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Johnny China's got a design for strife; Nathan Bevan Thinking inside the box.

Byline: Nathan Bevan

LOOK into my eyes.

Yes, I appreciate they're so small, blood-shot and landlocked by pallid, puffy bags as to resemble red dots drawn on a pair of meringue nests, but at least try.

Because, if you gaze hard enough, you'll notice a kind of dark chasmic sadness behind those glazed retinas, an almost infiinte malaise at the heart of which flickers the dying embers of what was once hope.

It's something you'll probably recognise if you ever done any DIY yourselves.

And no, I'm not talking about putting up the occasional shelf or some other kind of glorified cushion-plumping that passes for interior design these days, I mean proper knocking down walls, tearing up floorboards, "Couldn't we have just carried on living with our parents?"-type graft.

Because for the past year me and my other half have been renovating our tumbledown house - that's 12 months of living amongst sheeted furniture which, in the half light of evening, tends to make the place look like some sort of after-life YMCA for ghosts.

Even worse than that is the thin layer of black brick dust that's settled on everything and made the living room look like the last days of Pompeii as reimagined by Ikea.

So it was through charcoal tears (I must have some of that black mortar lodged in my eye ducts) that I watched The Great Interior Design Challenge on BBC Two.

Presented by archetectural expert Tom Dyckhoff - a bespectacled John Simm look-alike who actually does his best to make buildings fun - it takes three budding designers, gives them PS1,000, three days and a mandate to completely overhaul one volunteer's room of choice.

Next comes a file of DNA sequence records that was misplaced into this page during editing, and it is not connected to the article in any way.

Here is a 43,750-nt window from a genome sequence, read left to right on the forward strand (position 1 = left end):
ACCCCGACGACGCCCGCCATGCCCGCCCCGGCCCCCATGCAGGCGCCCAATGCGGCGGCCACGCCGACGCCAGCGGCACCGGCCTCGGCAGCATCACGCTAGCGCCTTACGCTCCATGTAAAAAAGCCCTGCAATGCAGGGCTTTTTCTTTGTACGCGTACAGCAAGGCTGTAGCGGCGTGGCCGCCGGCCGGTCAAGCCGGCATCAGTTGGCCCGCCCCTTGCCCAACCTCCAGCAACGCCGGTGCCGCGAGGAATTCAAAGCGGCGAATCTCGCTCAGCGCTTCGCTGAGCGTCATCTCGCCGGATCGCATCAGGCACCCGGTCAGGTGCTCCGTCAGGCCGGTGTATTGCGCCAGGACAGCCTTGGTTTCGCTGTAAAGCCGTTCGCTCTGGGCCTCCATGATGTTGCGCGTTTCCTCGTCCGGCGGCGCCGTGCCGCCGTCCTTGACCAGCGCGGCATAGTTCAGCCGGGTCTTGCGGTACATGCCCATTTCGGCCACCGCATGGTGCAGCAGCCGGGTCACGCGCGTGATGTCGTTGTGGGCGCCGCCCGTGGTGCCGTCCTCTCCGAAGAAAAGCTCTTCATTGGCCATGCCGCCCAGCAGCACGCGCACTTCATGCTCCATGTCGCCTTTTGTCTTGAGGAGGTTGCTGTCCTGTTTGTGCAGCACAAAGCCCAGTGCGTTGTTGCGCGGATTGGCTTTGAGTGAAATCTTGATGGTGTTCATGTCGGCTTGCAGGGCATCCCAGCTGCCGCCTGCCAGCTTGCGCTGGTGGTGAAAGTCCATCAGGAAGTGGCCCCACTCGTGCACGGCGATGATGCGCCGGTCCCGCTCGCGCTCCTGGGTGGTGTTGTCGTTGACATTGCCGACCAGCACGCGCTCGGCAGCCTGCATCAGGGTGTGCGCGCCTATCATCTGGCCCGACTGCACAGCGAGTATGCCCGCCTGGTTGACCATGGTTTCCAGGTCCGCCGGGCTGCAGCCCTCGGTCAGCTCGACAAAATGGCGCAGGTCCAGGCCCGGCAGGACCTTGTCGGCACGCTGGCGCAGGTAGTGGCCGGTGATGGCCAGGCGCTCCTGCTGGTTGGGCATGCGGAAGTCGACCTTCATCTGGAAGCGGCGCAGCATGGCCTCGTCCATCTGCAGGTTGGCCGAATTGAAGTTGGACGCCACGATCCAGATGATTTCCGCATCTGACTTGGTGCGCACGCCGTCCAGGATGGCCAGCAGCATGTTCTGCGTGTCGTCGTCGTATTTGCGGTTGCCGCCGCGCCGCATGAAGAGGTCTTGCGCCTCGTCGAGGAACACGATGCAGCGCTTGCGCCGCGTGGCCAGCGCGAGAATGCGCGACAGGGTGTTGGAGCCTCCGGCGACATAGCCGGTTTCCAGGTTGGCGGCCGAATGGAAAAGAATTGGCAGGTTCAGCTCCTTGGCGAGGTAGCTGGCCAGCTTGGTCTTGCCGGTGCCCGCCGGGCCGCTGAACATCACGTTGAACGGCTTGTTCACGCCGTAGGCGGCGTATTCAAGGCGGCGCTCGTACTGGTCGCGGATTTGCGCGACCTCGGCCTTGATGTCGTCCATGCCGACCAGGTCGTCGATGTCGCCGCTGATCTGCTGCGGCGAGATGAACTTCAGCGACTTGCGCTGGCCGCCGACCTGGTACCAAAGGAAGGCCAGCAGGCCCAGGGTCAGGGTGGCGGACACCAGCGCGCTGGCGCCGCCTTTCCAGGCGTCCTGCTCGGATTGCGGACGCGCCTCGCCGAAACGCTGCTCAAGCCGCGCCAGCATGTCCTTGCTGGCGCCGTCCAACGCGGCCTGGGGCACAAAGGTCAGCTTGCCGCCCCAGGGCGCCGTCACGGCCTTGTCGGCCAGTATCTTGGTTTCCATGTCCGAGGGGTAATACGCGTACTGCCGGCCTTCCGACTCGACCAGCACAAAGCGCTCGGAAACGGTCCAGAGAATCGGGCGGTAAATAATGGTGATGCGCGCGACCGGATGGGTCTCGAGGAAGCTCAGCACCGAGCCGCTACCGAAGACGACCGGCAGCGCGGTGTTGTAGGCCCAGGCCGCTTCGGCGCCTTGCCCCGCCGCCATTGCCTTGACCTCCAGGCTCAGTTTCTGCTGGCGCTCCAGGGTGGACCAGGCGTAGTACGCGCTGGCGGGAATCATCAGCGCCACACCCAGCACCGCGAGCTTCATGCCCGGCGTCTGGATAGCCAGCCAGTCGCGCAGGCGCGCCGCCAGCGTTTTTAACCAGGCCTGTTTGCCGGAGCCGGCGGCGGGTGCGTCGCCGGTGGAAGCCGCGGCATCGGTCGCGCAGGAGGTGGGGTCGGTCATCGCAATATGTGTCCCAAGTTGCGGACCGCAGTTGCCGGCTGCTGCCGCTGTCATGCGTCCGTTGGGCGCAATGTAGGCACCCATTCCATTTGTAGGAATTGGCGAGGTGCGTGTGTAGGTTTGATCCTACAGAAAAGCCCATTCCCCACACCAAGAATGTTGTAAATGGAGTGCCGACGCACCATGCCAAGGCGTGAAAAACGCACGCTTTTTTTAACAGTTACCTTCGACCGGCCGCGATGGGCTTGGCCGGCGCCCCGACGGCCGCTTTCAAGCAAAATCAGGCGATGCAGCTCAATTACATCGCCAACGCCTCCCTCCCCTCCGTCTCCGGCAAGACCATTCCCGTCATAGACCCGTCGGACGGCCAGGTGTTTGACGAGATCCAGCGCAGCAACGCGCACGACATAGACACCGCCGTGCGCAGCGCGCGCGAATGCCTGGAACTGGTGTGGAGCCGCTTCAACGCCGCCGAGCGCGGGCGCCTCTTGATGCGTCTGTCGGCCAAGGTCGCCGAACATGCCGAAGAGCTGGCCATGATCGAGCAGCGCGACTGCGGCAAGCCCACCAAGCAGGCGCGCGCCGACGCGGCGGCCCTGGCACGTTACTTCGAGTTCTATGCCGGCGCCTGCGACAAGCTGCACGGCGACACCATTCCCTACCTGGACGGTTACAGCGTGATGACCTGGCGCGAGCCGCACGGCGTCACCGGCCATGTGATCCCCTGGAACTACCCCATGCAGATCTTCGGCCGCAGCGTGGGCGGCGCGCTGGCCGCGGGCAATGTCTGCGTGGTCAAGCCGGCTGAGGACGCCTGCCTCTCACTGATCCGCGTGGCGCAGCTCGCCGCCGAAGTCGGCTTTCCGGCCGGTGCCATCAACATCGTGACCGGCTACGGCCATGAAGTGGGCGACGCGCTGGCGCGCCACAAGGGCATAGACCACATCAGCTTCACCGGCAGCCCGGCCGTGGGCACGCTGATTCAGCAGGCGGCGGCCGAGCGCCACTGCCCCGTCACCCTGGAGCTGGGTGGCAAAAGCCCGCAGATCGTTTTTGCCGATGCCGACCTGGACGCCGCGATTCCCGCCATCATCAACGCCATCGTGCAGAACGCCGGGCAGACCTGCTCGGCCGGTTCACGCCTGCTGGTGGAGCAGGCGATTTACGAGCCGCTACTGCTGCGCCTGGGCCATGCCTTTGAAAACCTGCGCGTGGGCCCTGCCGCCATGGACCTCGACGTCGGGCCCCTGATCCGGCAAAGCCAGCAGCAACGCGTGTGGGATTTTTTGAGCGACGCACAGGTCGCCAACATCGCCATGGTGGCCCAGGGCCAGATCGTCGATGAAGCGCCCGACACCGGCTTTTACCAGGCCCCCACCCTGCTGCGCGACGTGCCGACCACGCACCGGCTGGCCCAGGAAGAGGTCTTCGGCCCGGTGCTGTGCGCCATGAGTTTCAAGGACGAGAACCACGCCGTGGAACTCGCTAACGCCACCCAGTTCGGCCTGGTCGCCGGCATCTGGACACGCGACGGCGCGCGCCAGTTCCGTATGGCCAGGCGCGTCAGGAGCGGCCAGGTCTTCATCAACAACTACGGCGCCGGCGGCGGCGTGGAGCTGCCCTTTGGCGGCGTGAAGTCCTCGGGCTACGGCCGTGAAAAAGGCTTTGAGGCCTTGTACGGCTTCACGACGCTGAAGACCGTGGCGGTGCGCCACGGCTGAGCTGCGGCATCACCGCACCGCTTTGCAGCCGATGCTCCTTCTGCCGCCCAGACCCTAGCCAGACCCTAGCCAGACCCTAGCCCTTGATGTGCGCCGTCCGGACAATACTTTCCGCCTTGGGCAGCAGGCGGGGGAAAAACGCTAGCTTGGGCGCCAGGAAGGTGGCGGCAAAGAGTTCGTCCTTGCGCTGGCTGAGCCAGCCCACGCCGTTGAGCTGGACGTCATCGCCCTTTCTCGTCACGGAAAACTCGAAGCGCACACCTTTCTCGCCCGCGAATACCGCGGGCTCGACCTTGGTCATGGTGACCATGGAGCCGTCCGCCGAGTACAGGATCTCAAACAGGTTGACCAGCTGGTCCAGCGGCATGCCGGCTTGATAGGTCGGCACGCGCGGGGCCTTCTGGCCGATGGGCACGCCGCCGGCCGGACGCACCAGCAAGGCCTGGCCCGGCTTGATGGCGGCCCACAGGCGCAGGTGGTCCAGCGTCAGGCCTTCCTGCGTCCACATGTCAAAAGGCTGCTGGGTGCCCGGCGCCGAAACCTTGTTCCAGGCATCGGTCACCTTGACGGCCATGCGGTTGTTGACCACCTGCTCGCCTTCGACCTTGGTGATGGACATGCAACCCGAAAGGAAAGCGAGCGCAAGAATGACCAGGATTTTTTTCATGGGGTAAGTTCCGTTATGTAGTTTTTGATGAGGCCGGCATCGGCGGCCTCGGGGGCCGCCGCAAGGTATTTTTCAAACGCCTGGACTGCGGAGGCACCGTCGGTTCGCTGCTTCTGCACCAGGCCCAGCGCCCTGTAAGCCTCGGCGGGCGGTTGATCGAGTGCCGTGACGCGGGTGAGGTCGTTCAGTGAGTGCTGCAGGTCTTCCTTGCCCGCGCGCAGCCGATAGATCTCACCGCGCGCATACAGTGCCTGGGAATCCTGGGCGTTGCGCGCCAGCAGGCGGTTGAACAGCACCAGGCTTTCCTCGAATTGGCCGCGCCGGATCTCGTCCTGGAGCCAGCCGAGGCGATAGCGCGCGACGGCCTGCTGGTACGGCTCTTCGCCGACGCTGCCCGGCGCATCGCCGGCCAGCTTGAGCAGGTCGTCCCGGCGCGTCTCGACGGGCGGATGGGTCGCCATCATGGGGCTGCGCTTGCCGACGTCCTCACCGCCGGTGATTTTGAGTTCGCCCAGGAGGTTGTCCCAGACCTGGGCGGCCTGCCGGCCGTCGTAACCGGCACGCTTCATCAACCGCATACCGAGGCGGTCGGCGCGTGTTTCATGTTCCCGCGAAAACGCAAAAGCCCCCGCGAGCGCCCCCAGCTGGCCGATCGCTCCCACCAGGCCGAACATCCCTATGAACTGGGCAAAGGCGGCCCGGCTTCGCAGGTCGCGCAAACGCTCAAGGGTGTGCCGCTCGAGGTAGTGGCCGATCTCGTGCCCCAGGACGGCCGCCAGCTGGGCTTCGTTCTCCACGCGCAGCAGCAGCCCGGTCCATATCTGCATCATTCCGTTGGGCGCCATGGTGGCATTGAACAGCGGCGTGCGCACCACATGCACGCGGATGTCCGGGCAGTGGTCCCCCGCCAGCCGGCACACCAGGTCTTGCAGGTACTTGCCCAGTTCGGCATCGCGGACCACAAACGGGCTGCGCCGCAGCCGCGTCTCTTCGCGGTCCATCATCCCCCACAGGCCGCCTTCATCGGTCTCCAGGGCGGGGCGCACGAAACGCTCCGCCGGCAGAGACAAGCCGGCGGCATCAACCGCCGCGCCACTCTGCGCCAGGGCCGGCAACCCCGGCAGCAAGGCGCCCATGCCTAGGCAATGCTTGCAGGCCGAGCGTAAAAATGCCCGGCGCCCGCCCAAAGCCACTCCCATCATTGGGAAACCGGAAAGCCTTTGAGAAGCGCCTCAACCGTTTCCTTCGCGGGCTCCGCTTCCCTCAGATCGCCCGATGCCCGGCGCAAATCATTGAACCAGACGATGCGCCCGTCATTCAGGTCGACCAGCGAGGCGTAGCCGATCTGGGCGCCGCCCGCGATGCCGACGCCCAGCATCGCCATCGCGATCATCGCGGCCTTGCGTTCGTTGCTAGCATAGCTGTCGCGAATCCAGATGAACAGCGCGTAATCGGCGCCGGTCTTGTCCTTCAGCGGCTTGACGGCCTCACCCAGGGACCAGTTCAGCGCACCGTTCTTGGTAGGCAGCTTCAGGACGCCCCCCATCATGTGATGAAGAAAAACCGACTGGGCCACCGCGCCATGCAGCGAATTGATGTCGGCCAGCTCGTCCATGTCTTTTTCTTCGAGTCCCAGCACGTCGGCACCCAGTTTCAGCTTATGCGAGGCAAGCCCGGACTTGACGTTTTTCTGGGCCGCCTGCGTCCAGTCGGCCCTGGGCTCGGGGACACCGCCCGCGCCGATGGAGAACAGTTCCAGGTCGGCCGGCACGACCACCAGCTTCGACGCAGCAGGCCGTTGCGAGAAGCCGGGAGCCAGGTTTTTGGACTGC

Which was when we were introduced to the TV rolled gold that is Johnny China - which, conveniently, rhymes with "interior designah" - a 'cor blimey' painter and decorator from London who favours silk neckercheifs, rolled-up fags and fancies himself something chronic.

Oh, and he's currently "between houses" and lives out of his van.

That's right, his van. Not that there's anything partuclarly wrong with that, it's just - rather like going to a hairdresser who's bald - I'd be very wary about asking someone who doesn't have a home (or at least one that isn't parked on the hard shoulder of the A423 most nights) to come and decorate my own pad.

What is more, you knew his victim - sorry, 'client' - was in trouble the minute he said that he'd taken a two-year interior design course, but "didn't really learn anything I didn't already know".

Cue utter chaos as, in an attempt to create a "clean fresh space", he turned one poor unfortunate's lounge in Surbiton into a building site - a situation not helped by the fact that he kept disappearing outside for a fag and a chat every 10 minutes.

Hilariously, if you look at the picture of Johnny on his Twitter profile you'll see it shows him standing outside someone's house smoking a rollie.

Clearly starting as you mean to go on, eh me old China?

CAPTION(S):

Bespectacled John Simm look-a-like Tom Dyckhoff who presents The Great Interior Design Challenge. We would have a picture of Johnny China but he's outside smoking a rollie
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Publication:Wales On Sunday (Cardiff, Wales)
Date:Feb 2, 2014
Words:533
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